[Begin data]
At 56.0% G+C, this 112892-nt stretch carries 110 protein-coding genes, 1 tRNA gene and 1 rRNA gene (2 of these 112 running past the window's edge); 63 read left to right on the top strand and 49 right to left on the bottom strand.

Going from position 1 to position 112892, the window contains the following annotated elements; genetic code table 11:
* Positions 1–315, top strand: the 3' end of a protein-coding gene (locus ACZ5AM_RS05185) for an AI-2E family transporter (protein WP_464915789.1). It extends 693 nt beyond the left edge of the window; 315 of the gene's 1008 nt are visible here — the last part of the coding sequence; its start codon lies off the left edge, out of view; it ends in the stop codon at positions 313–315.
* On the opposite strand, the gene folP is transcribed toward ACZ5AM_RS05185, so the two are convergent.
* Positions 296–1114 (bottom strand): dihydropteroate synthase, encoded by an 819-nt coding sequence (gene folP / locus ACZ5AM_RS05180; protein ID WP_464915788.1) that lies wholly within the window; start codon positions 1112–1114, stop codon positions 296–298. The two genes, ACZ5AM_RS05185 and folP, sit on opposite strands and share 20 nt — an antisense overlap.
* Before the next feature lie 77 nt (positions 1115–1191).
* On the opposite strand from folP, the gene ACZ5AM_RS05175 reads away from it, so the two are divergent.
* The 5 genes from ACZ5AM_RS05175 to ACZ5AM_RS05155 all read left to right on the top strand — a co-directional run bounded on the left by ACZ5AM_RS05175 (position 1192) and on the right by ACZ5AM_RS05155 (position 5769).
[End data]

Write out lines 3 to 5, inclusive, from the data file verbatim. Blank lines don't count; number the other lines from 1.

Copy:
* Positions 1–315, top strand: the 3' end of a protein-coding gene (locus ACZ5AM_RS05185) for an AI-2E family transporter (protein WP_464915789.1). It extends 693 nt beyond the left edge of the window; 315 of the gene's 1008 nt are visible here — the last part of the coding sequence; its start codon lies off the left edge, out of view; it ends in the stop codon at positions 313–315.
* On the opposite strand, the gene folP is transcribed toward ACZ5AM_RS05185, so the two are convergent.
* Positions 296–1114 (bottom strand): dihydropteroate synthase, encoded by an 819-nt coding sequence (gene folP / locus ACZ5AM_RS05180; protein ID WP_464915788.1) that lies wholly within the window; start codon positions 1112–1114, stop codon positions 296–298. The two genes, ACZ5AM_RS05185 and folP, sit on opposite strands and share 20 nt — an antisense overlap.